Distributor: Focus
Cast: Claire Danes, Toni Collette, Vanessa Redgrave, Patrick Wilson, Hugh Dancy, Natasha Richardson, Mamie Gummer, Eileen Atkins, Meryl Streep and Glenn Close
Director: Lajos Koltai
Screenwriters: Susan Minot and Michael Cunningham
Producer: Jeffrey Sharp
Genre: Drama

Evening is a drama about an old woman who starts slipping into deathbed fever dreams about the great lost love of her life. It also stars practically every powerhouse actress ever-Mary Streep, Glen c;ose, Vaneesa redgerave, Tony collette, Natasha richarson and Claire danes. One would imagine that a script that succeeded in attracting such impressive women would be good. One would be wrong.

In this adaptation ofSusan minto’s book , ailing Ann Grant Lord (Redgrave) is tended by her daughters, happy homemaker Constance () and single screw-up Nina (Collette). But instead of focusing on them, she keeps getting pulled back into dreams of a weekend when she was a young girl (played by Danes) in the society wedding of her friend Lila Wittenborn .img340/9732/evening3gp7.jpg Between Lila’s cold feet, her brother Buddy’s ( alcoholic tantrums, and her mother’s (Close) cold perfectionism, Ann barely has time to fall for a young doctor named Harris Arden–the proverbial ‘one that got away.’

Sound like too much to swallow? It is. Anyone who has seen THE ENGLISH PATIENT knows that as unlikely as it sounds, a deathbed recollection movie (and book adaptation) can work when in the right hands. But Evening falls prey to the same trap that many Jihn Irvingnovels have succumbed to when made into movies (witness:The WorldAccording to Garp ,The Htel New Hampshare)–ambitious, generation-spanning stories with tons of fully-developed characters that make the stories so rich simply do not translate to film. It’s a shame, too, because Evening was adapted by Minot herself, along with the help of Michael cunningham, and the two have quite the pedigree. also wrote Steling beuty–a complicated script that worked. Cunningham wroteTHE HOURS (which was successfully adapted to screen by someone else), as well as A Home at the End of the world(which he unsuccessfully adapted himself). And sadly, Evening is far more like the latter than the former.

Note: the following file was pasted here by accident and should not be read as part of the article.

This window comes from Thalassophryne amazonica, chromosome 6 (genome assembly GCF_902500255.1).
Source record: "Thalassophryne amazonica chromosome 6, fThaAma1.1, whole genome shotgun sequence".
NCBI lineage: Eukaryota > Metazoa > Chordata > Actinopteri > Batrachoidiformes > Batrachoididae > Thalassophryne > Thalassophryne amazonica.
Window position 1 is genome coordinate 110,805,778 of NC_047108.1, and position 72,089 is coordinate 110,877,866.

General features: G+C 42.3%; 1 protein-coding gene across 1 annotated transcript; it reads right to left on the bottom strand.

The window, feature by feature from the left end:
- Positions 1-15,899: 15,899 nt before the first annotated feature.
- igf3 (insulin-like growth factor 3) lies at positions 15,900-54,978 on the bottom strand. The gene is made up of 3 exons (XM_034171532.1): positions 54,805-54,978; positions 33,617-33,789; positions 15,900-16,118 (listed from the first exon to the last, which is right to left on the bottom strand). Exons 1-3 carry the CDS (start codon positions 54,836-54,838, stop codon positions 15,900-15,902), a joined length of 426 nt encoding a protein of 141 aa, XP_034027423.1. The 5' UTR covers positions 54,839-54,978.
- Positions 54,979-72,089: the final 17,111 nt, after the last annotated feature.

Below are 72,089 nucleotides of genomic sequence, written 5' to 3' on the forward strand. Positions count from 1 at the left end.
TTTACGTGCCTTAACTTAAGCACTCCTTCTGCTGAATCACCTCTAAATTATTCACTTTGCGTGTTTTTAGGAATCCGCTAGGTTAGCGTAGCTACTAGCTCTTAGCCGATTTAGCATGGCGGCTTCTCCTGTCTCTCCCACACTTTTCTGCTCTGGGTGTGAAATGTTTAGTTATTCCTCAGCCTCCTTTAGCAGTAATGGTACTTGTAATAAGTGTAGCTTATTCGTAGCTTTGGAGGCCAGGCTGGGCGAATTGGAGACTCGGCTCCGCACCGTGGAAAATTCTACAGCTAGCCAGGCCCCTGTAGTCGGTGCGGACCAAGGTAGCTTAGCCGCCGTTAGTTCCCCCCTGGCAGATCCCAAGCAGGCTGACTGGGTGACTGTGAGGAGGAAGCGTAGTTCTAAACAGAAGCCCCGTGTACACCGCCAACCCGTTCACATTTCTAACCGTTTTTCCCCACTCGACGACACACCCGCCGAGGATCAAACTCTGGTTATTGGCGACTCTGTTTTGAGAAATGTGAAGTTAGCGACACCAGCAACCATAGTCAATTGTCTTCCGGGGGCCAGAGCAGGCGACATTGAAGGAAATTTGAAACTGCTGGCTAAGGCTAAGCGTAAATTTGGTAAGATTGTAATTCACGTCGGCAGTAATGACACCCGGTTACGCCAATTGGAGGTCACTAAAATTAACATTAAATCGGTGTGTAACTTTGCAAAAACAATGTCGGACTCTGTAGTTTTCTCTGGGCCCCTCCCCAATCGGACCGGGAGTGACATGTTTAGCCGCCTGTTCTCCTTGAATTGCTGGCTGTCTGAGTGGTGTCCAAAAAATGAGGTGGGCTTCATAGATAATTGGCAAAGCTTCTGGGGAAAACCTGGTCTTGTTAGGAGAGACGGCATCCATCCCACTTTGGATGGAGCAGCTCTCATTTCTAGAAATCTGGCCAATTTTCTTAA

In short, the abundance of characters makes the movie a little hard to follow–as does its penchant for slipping back and forth into the past, present, and even imaginary present nearly constantly. But more importantly, the script is simply so saccharine as to be laughable.

It’s terrible shame to waste all the talent packed into Evening, but ultimately it is nothing more than an inflated Lifetime movie with excellent art direction (oh the costumes!). Resist the urge to be sucked in by the gimmick of having two sets of mothers and daughters all in one movie (Redgrave’s daughter is Richardson, and Streep and her daughter Mamie Gummer both play Lila Wittenborn at different ages), this is one melancholy melodrama that is best avoid

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